Dear Annie: I have been reading your column in my local newspaper for a long time. Earlier this year, I sent a note to you about losing my wife and how my friends reacted. Never would I have thought that I would be sending you another note. But here I am.
As I said, I lost the woman who was the center of my universe for 60 years earlier this year. Later in the year, I lost, due to illness, a large part of my hearing, which left me almost unable to communicate with family and friends except through written messages. I became very isolated.
Before Christmas, I had been invited by both of my children to their houses for Christmas. My plan was to attend Sunday service and then go to my daughter’s and then to my son’s later that day. Things changed. I woke up psychologically and physically exhausted. I sent a note to my kids and told them the situation and that I was going to spend Christmas by myself. They both replied that I should rest. Well, at 3 in the afternoon, while I was at the kitchen table, my granddaughter’s small dog came out of nowhere and started jumping all over me. He was followed by her and her folks. Just like that, my Christmas was great, thanks to my angelic wife who taught our children how to help people. Later that day, my son showed up with dinner for me. What I thought was going to be a lonely day turned out to be one the best of my life. I am truly blessed. — Grateful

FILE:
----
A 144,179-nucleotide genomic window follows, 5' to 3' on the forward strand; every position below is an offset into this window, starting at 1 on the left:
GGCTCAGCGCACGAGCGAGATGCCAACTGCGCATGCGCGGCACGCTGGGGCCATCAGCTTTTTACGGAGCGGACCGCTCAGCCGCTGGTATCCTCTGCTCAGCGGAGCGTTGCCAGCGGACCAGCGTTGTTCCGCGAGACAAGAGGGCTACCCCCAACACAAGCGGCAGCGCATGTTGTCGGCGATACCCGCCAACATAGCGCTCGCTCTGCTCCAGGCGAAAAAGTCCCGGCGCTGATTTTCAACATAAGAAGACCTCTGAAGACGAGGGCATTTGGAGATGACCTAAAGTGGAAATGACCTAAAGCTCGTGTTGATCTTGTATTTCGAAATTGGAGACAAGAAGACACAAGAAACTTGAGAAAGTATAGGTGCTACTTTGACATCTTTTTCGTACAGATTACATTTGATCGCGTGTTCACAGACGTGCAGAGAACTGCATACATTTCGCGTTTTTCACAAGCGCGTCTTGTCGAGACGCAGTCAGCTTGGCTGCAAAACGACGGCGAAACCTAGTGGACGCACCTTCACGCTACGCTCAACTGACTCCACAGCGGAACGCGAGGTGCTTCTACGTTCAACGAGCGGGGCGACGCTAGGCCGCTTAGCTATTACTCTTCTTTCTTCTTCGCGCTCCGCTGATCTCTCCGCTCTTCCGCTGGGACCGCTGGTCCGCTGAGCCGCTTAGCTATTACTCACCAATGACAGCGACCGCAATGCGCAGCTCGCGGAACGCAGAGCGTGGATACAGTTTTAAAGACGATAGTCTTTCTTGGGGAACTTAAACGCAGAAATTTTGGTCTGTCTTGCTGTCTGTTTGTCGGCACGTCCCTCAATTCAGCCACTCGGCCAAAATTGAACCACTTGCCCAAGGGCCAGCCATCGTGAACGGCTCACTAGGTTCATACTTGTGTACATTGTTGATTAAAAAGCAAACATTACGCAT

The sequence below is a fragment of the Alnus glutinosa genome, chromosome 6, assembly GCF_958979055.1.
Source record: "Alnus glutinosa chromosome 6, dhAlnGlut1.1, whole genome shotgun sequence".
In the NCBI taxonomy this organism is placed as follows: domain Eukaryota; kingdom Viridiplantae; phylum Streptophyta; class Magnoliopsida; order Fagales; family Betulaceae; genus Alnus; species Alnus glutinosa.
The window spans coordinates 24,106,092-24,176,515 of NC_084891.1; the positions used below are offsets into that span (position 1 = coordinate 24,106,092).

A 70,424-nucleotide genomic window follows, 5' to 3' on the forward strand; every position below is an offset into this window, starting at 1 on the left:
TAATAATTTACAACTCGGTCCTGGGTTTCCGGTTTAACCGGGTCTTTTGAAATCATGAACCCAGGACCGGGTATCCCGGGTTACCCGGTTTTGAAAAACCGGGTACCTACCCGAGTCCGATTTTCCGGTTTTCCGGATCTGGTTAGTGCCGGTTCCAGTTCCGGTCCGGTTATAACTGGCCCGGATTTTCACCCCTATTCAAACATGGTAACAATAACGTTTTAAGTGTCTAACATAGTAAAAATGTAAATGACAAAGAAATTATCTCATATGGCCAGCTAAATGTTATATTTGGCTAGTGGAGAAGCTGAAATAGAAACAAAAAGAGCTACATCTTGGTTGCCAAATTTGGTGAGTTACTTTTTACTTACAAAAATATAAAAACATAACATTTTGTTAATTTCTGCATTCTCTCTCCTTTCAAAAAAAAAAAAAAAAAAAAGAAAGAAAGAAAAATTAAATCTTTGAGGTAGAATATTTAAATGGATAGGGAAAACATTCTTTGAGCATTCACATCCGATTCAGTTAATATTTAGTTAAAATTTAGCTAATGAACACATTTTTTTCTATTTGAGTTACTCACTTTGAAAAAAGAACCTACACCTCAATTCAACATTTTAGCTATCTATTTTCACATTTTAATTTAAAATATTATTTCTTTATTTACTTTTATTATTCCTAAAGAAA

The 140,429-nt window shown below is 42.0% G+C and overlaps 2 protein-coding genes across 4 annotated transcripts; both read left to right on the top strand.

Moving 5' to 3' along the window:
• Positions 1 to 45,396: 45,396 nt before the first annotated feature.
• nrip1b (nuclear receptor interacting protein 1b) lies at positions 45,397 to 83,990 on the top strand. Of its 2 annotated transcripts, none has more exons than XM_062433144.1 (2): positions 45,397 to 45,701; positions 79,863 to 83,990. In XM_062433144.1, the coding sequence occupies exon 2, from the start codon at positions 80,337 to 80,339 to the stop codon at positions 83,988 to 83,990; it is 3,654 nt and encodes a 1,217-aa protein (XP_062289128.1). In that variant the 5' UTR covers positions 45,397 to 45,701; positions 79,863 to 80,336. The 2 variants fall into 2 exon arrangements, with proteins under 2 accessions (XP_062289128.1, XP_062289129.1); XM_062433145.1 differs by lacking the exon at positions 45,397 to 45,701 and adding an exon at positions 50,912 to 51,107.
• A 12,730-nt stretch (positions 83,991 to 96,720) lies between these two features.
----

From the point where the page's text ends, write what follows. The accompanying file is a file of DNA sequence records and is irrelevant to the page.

Dear Grateful: Thank you for sharing such an uplifting story. It is clear that your beloved wife lives on through your children and grandchildren. I hope that 2023 brings you many beautiful new memories with them.
Dear Annie: Your response to “Drowning in My Daughter’s Death,” from the woman who lost her daughter to breast cancer recently and who’s deep in the throes of mourning, was spot on about recommending a grief support group. About 12 years ago, my then-fiance got sick suddenly and died. I was devastated and lost. He was my person. Without him, I didn’t know what to do with myself.
I cried constantly, had a photo of him blown way up and would talk to “him,” and would read nothing but books about dying and the afterlife. I even Googled how I could take my life and still go to heaven to be with my love. In other words, I was losing my mind in my grief. Out of concern, a family member told me to see my doctor, so I did, thinking he’d prescribe an antidepressant or something. Instead, he told me to go to our local grief support group, and it literally saved my life. At first, it was hard, but after some time, I looked forward to going, sharing and hearing others talk. I slowly started to feel like myself again and enjoy life, and I was able to move on. — Feeling at Peace
Dear At Peace: Thank you for sharing your experience. Though I’m certain not a day goes by you don’t miss and think of your late fiance still, I’m grateful you found consolation and community following such a sudden and unimaginable loss. Hopefully “Drowning” is able to do the same and find ways to honor her “Shelby” in death as she did in life.